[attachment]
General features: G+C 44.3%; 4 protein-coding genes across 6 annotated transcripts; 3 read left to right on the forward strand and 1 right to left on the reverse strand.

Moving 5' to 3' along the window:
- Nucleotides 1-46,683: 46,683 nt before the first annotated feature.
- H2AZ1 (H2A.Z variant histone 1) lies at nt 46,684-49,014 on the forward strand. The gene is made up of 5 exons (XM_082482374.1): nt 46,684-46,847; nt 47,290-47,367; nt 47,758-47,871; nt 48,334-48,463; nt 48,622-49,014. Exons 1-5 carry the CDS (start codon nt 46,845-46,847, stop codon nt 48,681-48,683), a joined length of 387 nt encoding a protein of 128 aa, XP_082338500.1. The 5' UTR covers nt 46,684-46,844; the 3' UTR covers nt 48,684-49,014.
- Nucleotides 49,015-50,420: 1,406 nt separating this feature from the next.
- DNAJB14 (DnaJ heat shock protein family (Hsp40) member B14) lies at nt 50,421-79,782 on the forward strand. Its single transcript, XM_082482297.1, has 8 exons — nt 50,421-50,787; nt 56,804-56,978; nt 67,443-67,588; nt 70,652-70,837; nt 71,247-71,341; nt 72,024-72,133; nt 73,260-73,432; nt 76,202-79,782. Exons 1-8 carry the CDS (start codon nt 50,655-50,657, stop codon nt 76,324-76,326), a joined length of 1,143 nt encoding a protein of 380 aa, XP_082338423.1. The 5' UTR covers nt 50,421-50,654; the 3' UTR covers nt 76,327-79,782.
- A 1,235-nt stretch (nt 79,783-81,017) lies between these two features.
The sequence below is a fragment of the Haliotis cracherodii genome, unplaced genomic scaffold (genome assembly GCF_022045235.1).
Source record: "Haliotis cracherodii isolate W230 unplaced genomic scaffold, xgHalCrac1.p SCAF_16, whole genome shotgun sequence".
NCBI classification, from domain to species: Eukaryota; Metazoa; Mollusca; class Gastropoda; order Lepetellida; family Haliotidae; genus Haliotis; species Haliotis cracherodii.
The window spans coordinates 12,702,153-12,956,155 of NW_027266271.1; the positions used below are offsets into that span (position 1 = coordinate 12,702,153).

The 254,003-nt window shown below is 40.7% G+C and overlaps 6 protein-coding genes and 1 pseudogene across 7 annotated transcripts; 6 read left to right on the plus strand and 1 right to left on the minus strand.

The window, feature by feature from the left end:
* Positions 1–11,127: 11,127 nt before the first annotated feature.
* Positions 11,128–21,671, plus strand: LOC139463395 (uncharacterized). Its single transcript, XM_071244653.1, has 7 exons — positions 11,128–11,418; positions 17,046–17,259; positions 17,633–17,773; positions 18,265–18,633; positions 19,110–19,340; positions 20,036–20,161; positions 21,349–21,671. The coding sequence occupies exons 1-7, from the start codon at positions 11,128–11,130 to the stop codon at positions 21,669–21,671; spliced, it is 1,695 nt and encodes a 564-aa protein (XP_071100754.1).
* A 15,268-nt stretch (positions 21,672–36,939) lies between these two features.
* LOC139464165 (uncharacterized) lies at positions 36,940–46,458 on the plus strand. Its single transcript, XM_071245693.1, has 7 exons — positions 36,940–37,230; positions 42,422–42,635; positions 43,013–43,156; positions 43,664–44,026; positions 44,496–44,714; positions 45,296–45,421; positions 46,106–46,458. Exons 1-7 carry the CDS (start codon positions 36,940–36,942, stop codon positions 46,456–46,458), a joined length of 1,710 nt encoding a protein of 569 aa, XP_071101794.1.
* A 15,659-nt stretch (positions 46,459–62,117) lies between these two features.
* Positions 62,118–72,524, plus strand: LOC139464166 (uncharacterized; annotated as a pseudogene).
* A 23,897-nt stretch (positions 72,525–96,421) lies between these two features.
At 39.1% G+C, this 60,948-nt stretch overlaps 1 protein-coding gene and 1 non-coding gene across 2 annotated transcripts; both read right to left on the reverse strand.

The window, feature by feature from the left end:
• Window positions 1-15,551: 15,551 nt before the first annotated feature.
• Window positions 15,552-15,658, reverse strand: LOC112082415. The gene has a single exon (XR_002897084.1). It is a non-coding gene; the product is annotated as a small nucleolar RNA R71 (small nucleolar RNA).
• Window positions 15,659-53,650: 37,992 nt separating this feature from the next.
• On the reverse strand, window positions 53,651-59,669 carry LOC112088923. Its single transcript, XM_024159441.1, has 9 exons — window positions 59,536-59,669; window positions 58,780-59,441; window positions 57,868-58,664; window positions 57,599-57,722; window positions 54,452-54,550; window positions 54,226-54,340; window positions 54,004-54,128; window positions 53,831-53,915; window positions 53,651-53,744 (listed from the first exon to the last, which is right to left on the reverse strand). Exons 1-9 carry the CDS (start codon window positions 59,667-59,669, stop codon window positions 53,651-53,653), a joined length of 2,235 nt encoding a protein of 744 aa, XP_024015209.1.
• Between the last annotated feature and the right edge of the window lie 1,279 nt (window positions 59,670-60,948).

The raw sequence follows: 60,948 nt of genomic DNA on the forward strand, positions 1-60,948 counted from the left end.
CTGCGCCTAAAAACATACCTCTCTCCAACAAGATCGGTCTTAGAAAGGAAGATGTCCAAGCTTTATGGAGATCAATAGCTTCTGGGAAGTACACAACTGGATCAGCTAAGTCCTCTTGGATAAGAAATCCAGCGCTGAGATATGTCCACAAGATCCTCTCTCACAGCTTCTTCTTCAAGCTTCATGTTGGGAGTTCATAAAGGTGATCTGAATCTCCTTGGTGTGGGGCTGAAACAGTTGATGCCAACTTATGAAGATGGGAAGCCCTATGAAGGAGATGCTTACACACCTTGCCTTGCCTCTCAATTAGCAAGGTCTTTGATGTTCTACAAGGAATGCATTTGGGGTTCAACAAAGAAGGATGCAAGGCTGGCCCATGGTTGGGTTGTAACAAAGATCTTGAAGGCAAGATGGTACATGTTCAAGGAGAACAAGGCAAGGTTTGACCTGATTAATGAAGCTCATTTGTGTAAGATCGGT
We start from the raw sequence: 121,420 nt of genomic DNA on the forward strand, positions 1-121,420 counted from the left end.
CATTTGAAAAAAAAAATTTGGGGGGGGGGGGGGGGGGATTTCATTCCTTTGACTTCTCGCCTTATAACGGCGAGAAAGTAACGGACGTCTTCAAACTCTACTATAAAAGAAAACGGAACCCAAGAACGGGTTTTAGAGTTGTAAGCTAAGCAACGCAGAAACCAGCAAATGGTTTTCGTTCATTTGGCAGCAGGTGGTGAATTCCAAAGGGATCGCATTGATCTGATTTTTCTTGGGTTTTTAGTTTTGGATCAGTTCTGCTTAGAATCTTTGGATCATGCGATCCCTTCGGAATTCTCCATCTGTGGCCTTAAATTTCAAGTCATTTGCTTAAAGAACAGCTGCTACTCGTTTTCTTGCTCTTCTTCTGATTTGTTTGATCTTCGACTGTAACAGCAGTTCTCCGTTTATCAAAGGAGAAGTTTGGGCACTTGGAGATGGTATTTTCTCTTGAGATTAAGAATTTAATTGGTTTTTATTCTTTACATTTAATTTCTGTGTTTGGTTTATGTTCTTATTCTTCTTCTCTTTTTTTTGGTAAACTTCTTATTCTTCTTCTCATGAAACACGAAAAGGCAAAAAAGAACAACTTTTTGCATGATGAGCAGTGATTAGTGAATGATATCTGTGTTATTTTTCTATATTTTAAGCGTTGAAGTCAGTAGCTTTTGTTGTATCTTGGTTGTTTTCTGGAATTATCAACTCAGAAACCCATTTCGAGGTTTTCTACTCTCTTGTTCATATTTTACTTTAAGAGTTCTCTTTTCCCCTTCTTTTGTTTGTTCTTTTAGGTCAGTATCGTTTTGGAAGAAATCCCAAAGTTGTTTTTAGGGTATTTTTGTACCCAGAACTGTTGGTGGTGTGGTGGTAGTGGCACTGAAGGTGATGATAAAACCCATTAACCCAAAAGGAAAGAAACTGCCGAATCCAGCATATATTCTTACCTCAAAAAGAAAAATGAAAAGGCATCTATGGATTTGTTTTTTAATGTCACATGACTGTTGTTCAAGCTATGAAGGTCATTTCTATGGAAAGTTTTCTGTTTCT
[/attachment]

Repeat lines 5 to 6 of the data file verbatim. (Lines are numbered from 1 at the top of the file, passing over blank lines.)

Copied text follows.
- Nucleotides 49,015-50,420: 1,406 nt separating this feature from the next.
- DNAJB14 (DnaJ heat shock protein family (Hsp40) member B14) lies at nt 50,421-79,782 on the forward strand. Its single transcript, XM_082482297.1, has 8 exons — nt 50,421-50,787; nt 56,804-56,978; nt 67,443-67,588; nt 70,652-70,837; nt 71,247-71,341; nt 72,024-72,133; nt 73,260-73,432; nt 76,202-79,782. Exons 1-8 carry the CDS (start codon nt 50,655-50,657, stop codon nt 76,324-76,326), a joined length of 1,143 nt encoding a protein of 380 aa, XP_082338423.1. The 5' UTR covers nt 50,421-50,654; the 3' UTR covers nt 76,327-79,782.